Friday, 18 April 2014
Thursday, 17 April 2014
Monday, 7 April 2014
Sunday, 23 March 2014
Wednesday, 19 February 2014
steel plate, petroleum lamp, iron rods, hooks; 78 3/4 x 71 in / 200 x 180 cm
Steel bedsprings, metal hook and paint on wall;
object (bed base): 1890 x 790 x 40 mm object (hook): 210 mm displayed: 2670 x 2300 x 100 mm
Untitled (Coffee), 1989-91
Metal, glass, etching on paper, coffee beans and lead; 653 x 455 x 77 mm
Untitled (Scissors), 2004
Metal, glass and scissors; 650 x 449 x 138 mm
(no title) From Kounellis 99, 1999
Etching, drypoint and aquatint on paper; 355 x 387 mm
Untitled (Hanging Knife) 1991
Metal, glass, etching on paper, hook and knife; 653 x 452 x 75 mm, 1.5 kg
Steel panel, enamel on paper on 2 canvases, fabric, coal, 3 metal hooks and metal rod; 2000 x 1800 x 460 mm
Monday, 20 January 2014
Sunday, 5 May 2013
Lara Favaretto. Gummo. 2007.
Carwash brushes, iron, electrical motor, electrical box, electrical wire. 200 x 369 x 120 cm.
Installation view: Castello di Rivoli Museo d’Arte Contemporanea, Turin, 2008.
Courtesy the artist and Galleria Franco Noero, Turin. Photo: Paolo Pellion. © 2012 Lara Favaretto.
Lara Favaretto. Momentary Monument IV (Kassel), Documenta 2012.
I select objects that add parallel lives to my installations, objects that already have a history, especially those that have been submitted to various kinds of energy, power, and weather conditions—all agents that intervene on the materials that compose each artifact. Central to the exhibition is the overhead scaffolding, Grid After Piet Mondrian, Composition with Red, Yellow, and Blue, 1921: a site-specific installation arrayed in the ceiling space of each gallery. Taken together, the orthogonal geometries of the pipes, threaded through with wool yarn in shades of red, yellow, blue, black, and white, replicate a 1921 composition by Piet Mondrian. I did not select the pipes: They were just there in my studio, having been procured from local building companies. Because I work with secondhand and found materials, my choices are limited to whatever is currently available. I can never determine in advance the characteristics (shape, color, size, etc.) of the materials that I am looking for. Sometimes I get objects that I really don’t like, and I could perhaps cheat and choose something nicer, or buy something new and make it look worn—but of course I can’t, because that element of randomness is central to my practice.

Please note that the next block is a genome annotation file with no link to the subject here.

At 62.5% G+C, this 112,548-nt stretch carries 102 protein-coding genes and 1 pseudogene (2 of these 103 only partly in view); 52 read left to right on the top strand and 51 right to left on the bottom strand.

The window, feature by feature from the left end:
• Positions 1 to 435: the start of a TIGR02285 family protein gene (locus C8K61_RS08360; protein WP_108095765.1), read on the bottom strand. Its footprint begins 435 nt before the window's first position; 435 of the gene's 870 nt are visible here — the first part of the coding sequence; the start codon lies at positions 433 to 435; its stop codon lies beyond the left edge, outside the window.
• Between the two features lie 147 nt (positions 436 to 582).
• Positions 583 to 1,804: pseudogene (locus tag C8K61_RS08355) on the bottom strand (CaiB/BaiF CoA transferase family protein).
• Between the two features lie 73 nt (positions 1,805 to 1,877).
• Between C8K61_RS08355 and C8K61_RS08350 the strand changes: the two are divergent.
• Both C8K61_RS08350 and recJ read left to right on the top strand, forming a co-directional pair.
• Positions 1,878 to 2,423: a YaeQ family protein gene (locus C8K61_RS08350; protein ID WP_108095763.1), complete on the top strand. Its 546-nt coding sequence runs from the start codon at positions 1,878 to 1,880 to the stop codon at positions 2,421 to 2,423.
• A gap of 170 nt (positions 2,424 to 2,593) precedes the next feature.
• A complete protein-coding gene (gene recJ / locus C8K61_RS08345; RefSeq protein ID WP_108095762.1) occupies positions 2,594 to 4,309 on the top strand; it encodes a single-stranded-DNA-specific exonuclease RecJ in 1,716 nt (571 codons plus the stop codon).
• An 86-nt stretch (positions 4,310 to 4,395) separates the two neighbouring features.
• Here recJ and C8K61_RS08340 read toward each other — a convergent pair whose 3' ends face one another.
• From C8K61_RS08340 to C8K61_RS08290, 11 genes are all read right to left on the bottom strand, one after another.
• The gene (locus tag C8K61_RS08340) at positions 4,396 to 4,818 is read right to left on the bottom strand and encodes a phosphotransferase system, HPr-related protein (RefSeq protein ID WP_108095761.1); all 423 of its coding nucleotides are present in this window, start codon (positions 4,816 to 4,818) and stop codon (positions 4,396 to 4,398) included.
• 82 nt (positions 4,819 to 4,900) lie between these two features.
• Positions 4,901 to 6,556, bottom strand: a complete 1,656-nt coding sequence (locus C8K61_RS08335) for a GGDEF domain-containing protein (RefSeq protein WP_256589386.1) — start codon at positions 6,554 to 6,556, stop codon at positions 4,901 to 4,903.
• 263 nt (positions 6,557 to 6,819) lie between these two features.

When installing this show (Just Knocked Out at MoMA PS1), I never felt physically present when positioning the work, at that moment of selection. Like a dictator, the scaffolding’s grid decided the placement for me. Hence the title, “Just Knocked Out,” which can mean “only” or “merely” knocked out, or it can allude to that moment in boxing when one falls and completely loses consciousness, waking at a loss of where they are, what they were doing, and where they are from. This is precisely the feeling that overcomes me when I stand beneath the scaffolding.
A deep sense of frustration persists in my work. While at first glance it may appear carefree and lighthearted, these qualities subside as one moves into each piece. For example, Tutti gia per terra (We All Fall Down) is a sealed room filled with confetti and four stage fans. The confetti may initially amuse, but you soon sense something that you can’t reach. Cordoned in a sealed room, the confetti circulates without end, forming a system with its own internal logic that cannot be breached. The viewer has the option to experience the work on a superficial or critical level: It is pegged to the individual’s desire, the extent to which he or she wants to enter the work.
So often, art is made to be put in an institution and preserved in perpetuity under Plexiglas. Yet, to me, this model no longer makes sense. When the boat was shipping my work from Italy to New York, I was hoping that it would sink and that my work would be destroyed. At MoMA PS1, the exhibition is very strong, but it’s also safe: The chances of an unexpected occurrence or effect are minimal, and as a result, the show becomes a matter of placing one piece here, one piece there. But if the boat had sunk, the exhibition would have begun afresh, with a much stronger energy and power. It would be, precisely, the absence of objects. Which is a controversial idea, of course.
Saturday, 4 May 2013
Garment District Cart, West 38th St., New York
Thursday, 2 May 2013
Powder coated steel and PVC, 1250 x 1740 x 5470mm
This entry is partly based on an interview with Alison Wilding held on 4th November 2003.
The two parts of this sculpture are similar in shape and size but completely different in materials and character. One is a dead-end tunnel formed from four sheets of mild steel which have been powder-coated black and the other is a complex three-dimensional grid, assembled from strips of brown, transparent PVC three mm sheet, which sits in front of the tunnel in the same orientation with the tips of the bottom layer of PVC strips just inside the tunnel entrance.
In an interview in November 2003, the artist said that the forms in Assembly arise partly from the idea of monocoque (French for "single shell") construction. This technique uses the external skin of an object to support some or most of the load on the structure as opposed to using an internal framework that is then covered with a non-load-bearing skin. Looking at the two forms inAssembly, it is clear that the artist is not using this type of construction literally. She said “I wanted to start making a work that didn’t rely on the surface. I think up until that point I’d been using a lot of sheet metal. All the works contained a space so you encountered the exterior and within the exterior there was this volume or void. I completely wanted to change the way that I was working ....It’s very hard to make a new direction but in this case I wanted to turn it inside out, to make the surface what was also the core of the work”.